In order to gain a sense of control over situations I have no control over, I consciously focus on everyday simple things I can do to be kinder person, including:
- Support and encourage someone who is experiencing a life challenge
- Listen without interrupting
- Open the door for someone
- Cook my family’s favourite meals
- Smile at a stranger
- Give a compliment
- Get to know the name of the greeter where I shop
- Wish someone a good day as I get off the elevator
- Send texts to my family wishing them a glorious day
- Ask someone if it’s convenient for them to talk when I call them
- Have a conversation with a homeless person and buy them a meal
- Thank a busker who entertains in the subway or on the street
Behind the science of kindness
Science confirms the benefits of being kind. The Random Acts of Kindness Foundation discusses the scientifically proven benefits of being kind:
- Protects the heart by lowering blood pressure.
- Performing one random act of kindness a day reduces stress, anxiety and depression.
- Floods the body with serotonin, oxytocin and endorphins the “feel good” hormones that make us and the people we help calmer, healthier and happier.
- Reduces aches and pains, makes us more confident and increases longevity.
- People who witness others performing acts of kindness or are the beneficiaries of such acts are filled with the same “feel good” hormones and are more likely to pay it forward by helping others.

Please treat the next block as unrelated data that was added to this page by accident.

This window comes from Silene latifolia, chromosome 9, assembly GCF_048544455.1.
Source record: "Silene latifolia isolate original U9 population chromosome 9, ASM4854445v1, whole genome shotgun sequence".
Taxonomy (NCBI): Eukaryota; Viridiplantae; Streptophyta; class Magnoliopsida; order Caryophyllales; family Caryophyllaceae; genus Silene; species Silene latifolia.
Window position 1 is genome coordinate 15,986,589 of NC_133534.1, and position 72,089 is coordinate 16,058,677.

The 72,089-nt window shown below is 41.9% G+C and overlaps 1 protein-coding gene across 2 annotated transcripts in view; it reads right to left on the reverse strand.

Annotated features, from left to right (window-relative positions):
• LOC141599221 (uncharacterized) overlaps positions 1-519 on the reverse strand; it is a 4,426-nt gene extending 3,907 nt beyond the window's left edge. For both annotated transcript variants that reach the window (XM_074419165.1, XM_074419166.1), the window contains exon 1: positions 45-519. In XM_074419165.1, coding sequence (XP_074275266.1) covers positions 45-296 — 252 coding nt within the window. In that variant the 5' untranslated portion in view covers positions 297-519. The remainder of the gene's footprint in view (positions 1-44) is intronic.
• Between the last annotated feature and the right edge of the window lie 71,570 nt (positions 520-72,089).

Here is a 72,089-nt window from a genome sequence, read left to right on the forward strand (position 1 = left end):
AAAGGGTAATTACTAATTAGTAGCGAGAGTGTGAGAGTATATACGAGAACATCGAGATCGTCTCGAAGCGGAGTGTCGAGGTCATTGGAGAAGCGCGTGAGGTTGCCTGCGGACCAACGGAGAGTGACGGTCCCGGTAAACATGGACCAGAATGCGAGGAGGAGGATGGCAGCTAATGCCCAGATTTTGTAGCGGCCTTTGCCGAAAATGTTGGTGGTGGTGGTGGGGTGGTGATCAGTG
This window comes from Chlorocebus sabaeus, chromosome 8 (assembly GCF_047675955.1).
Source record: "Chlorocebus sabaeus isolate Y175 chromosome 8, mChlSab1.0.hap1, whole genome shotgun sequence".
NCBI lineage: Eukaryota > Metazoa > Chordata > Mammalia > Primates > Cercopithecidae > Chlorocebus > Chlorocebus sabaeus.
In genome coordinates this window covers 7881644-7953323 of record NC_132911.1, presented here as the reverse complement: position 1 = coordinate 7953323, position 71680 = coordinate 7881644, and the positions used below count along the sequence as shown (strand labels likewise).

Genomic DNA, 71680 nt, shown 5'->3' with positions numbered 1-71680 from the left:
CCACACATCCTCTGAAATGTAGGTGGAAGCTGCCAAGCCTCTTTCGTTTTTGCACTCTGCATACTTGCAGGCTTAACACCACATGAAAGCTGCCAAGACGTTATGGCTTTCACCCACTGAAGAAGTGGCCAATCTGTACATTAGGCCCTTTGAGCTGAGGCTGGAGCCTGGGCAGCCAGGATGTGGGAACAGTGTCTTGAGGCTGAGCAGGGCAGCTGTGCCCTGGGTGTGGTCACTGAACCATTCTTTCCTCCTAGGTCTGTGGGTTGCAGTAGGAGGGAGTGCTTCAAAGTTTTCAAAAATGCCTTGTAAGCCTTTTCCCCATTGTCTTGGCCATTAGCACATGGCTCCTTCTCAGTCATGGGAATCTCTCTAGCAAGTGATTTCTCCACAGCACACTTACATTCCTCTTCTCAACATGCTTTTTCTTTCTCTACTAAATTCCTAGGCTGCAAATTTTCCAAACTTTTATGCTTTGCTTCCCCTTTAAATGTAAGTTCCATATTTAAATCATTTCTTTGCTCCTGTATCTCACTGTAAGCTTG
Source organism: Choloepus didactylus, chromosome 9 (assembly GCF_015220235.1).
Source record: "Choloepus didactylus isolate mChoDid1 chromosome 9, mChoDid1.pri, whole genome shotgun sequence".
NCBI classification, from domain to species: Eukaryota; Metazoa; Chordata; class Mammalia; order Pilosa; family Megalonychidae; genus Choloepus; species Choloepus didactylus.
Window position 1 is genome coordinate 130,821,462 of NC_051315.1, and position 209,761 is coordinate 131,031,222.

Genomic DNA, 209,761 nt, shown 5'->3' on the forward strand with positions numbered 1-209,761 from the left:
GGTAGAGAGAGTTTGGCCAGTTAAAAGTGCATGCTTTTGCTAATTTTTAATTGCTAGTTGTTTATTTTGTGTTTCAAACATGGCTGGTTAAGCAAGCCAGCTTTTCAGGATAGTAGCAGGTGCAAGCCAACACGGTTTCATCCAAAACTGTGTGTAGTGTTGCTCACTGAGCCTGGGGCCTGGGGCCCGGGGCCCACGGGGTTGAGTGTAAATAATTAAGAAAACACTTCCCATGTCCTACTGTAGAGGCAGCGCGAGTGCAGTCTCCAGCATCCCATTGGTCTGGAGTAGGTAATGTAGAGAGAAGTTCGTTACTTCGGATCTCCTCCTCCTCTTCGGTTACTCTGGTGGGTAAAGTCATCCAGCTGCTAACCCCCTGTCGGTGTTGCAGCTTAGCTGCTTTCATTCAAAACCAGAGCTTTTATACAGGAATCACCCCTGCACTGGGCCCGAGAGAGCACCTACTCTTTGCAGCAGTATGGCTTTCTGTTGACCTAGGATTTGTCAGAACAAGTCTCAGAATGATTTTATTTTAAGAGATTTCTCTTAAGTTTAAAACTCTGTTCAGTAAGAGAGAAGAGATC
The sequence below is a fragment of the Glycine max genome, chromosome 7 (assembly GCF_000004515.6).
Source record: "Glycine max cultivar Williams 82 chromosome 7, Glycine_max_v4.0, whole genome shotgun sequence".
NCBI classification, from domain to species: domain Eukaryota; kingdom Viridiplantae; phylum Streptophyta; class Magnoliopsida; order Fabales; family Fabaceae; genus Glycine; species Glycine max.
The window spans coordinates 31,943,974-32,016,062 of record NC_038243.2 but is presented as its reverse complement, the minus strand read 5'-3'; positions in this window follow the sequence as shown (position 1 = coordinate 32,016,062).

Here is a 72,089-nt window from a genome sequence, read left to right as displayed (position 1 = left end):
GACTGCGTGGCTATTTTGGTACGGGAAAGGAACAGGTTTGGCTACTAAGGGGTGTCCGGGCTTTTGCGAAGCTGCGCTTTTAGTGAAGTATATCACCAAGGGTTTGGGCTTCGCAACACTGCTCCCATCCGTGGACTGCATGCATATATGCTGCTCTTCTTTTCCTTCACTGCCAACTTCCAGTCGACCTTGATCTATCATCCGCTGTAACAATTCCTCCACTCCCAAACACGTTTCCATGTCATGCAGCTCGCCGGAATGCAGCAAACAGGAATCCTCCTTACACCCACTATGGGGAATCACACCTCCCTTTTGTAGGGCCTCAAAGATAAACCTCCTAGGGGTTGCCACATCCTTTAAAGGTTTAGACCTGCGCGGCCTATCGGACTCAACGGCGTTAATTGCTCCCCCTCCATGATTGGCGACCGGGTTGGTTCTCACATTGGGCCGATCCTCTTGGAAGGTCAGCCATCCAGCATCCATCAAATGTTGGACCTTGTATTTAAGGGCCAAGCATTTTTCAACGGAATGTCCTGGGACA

take an inventory of your daily kindness actions and expand them by taking some action, no matter how small, right now in the present moment.
Live kinder lives
Making the world a kinder place to live in begins with each and every one of us. That’s the lesson we learn from Anne Herbert – her slogan on a placemat launched an international movement of community, tolerance and love. So here’s the deal…
Our point of power is always in the present moment. It’s in this place that we can consciously choose to become kinder people and create a ripple effect that resonates within our families, communities and elsewhere.
As Maya Angelou, author and educator says: “When we know better, we do better.” So I’m encouraging you to take an inventory of your daily kindness actions and expand them by taking some action, no matter how small, right now in the present moment.
In the words of philosopher Eckhart Tolle,“The Time is Now.” Let’s commit to spread kindness everywhere we go.
“I think probably kindness is my number one attribute in a human being. I’ll put it before any of the things like courage, or bravery, or generosity, or anything else…kindness that simple word. To be kind – it covers everything to my mind. If you’re kind that’s it.”
– Roald Dahl
Doing your part
Please visit these websites for a list of ideas on how we can incorporate kindness into our everyday lives:
Myra Giberovitch is an educator, consultant, author and professional speaker. She is adjunct professor, McGill University School of Social Work, specializing in gerontology and author of Recovering from Genocidal Trauma. Watch her speak at TedxMontreal – Genocide Survivors: Contributors Not Victims.